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Annie Get Your American Gun
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Ever wonder what happens to angst-ridden teenage punks who don’t wind up dying young?

Some drive around and try to find places to be surly.

Some pull an unexpected emotional bungee-jump and realign themselves as crass, finance-driven corporate toadies.

And then there’s the ones that start buying a lot of country albums.

American Gun would seem to exemplify that last category, although for all I know, the members of this Columbia, S.C. indie-rock band have been listening to country all along. However, dragging out the acoustic guitar and channelling your inner Waylon has of late emerged as one of the most popular ways for an angry young man to age gracefully without turning his back on his own restless youth.

Originally a musical project devoted to exploring the country and folk genres that had long captivated tunesmiths Donald Merckle and Todd Mathis (don’t the combination of their last names just sound like a timeless C&W songwriting duo?), the band has since evolved, and now openly incorporates a more brazen, distorted, rock sound than in its infancy.

This stylistic shift has resulted in a full, archetypical, roots-rock vibe — brimming with the high-mid scrape of acoustic guitar strings, but rounded out by thick, thudding kick drum, and full-bodied slash-and-burn electric power chords.

On their debut EP one can hear echoes of many of the forefathers of this genre in the band’s melodies, progressions, vocal mannerisms and breakdowns. The influence of Paul Westerberg, The Bottle Rockets, Jay Farrar & Jeff Tweedy (of Uncle Tupelo) and Steve Earle are all on display. However, American Gun also looks to the new guard for inspiration.

Describing themselves as “a rock and roll band with Southern poise,” they’re aligned with the current crop of critically-acclaimed progressive Southern rockers — major artists like Lucero, secret heroes like Bloodkin, and fellow up-and-comers like Patty Hurst Shifter or Dodd Ferrelle & The Tinfoil Stars.

When asked what three bands he feels the band would likely drive all night to open for without pay, he answers, “Speaking for myself, I would absolutely open for The Drive-By-Truckers, Wilco or Gomez for nothing. And I don’t know if I would drive all night to do it, but I would love to play with Lucero also.”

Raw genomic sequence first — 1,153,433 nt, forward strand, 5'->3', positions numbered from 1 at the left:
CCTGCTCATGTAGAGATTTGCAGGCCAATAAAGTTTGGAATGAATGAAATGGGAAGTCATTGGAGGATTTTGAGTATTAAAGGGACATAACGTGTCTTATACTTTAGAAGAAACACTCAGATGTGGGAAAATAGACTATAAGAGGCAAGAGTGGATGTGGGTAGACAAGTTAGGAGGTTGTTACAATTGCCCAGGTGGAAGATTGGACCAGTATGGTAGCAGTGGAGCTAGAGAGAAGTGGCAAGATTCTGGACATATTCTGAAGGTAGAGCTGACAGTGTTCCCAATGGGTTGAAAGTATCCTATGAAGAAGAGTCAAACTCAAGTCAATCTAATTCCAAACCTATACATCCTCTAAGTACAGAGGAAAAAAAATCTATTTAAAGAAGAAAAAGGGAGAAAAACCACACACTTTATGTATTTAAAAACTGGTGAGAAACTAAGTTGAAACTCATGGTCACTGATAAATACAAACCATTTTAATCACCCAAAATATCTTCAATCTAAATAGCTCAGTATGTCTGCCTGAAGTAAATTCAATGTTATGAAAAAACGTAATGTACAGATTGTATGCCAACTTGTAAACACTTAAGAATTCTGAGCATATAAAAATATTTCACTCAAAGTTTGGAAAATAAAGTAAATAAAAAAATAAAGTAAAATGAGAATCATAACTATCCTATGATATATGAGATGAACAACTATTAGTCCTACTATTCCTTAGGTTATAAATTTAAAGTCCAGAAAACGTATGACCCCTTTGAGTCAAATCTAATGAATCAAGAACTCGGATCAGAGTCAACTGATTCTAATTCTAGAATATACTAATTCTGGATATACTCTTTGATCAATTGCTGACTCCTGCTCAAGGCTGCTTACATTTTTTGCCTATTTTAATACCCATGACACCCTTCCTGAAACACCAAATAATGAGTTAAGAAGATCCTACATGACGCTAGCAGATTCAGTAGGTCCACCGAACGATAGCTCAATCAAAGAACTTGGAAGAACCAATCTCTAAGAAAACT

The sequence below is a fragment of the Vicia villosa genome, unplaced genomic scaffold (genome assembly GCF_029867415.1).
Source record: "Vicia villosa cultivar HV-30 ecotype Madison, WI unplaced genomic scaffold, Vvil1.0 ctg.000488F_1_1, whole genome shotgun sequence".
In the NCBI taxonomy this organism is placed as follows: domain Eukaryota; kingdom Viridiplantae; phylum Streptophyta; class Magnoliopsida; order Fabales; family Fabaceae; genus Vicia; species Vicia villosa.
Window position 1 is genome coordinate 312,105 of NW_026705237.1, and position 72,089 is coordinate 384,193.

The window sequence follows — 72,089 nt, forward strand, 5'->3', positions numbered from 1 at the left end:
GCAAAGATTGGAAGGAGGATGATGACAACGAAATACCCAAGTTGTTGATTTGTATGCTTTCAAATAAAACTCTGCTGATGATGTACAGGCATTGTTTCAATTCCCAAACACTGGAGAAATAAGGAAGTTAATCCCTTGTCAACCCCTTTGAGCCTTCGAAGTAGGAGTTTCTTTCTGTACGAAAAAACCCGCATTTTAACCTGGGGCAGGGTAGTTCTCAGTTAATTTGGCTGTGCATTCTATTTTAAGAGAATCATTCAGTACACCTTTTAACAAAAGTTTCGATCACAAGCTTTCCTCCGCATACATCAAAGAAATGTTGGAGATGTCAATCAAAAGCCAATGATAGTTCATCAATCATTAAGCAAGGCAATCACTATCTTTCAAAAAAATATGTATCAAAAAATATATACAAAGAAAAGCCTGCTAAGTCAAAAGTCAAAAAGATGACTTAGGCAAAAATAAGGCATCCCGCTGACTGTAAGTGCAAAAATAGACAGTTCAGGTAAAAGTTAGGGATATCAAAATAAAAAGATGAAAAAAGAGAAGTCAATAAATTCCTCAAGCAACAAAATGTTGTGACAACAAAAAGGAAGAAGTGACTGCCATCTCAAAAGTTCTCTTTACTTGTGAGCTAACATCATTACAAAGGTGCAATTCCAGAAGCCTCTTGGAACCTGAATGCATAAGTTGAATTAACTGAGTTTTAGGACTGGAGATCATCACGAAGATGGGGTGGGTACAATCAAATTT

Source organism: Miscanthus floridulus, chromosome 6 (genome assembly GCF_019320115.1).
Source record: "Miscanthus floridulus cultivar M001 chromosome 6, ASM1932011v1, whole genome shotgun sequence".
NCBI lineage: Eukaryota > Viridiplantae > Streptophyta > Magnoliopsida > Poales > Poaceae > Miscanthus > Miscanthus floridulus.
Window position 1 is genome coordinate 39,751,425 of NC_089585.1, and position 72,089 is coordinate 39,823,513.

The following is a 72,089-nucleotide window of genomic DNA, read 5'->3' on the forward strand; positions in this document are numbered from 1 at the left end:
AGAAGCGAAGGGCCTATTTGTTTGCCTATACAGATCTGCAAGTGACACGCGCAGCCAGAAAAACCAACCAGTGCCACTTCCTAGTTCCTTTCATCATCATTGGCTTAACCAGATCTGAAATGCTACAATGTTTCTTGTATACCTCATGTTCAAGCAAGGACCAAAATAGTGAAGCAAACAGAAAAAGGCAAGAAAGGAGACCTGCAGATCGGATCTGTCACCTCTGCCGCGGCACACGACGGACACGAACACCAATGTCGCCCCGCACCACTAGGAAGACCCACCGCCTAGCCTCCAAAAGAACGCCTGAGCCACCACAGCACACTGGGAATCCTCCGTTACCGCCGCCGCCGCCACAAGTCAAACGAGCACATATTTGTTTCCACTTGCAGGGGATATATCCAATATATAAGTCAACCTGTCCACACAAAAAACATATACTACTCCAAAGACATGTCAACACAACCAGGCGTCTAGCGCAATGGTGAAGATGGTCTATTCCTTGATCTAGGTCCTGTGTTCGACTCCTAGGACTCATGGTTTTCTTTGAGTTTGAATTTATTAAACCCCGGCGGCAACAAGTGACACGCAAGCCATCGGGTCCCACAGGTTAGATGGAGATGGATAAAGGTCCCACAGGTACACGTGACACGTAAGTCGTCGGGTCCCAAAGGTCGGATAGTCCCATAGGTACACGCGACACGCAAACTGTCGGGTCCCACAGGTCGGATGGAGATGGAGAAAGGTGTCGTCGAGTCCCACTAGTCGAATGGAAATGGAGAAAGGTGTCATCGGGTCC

The band hits the road as often as it can, both to win fans through their ballsy, take-no-prisoners live show, and to promote their independently-released CDs — the latest of which has already been completed and will be available soon online (through and at their gigs.

“Right now we’re just trying to hold it down and build our fan base, says Merckle. “We’re concentrating on a three or four state market. We definitely want to tour and make this thing happen in a big way, but you gotta take baby steps. We can’t afford to quit our day jobs yet, but hopefully soon.”

It’s a solid, tried-and-true plan that speaks to the lessons Merckle, Mathis and the rest of the group (guitarist Jeff Crews, bassist Kevin Kimbrell and drummer Andrew Hoose) have learned over their years in a variety of other S.C.-based bands, such as Boxing Day, Loch Ness Johnny and others.

And, it may be wise to bank on Dark Southern Hearts, as it’s a noteworthy slice of catchy, well-constructed Americana.

Tracked at The Jam Room in their hometown of Columbia, but mixed at Sound Of Music studios in Richmond, Va. (the respected , state of the art facility co-owned by Cracker frontman David Lowery), it’s their most fully-realized recording to date. Using two different facilities cost a lot more, says Merckle, but the results speak for themselves.

“We tracked in Columbia because it was close and affordable, and we knew we’d be working with a really great engineer in Steve Slavich. We had John Morand mix it in Va., because we wanted a new set of ears. John’s really creative and talented when it comes to making records, so we knew he’d be able to help us make our CD better. We were lucky to work with him and get his input. Anytime you go out of town it boosts the expense, but we think it was worth it.”

While the band has been received well in their hometown, they’ve found plenty of eager listeners out on the road, and Merckle hopes their second trip to Savannah will jump-start a solid following here as well.

“We played there earlier in the year at an Irish bar whose name escapes me at the moment. We had a good time and were treated really well, but it was more of a walk-through bar, so we didn’t feel like we got to connect — but we did make some new fans and met some good people. We’re looking very forward to the show.” 


American Gun plays The Jinx Saturday at 10 pm.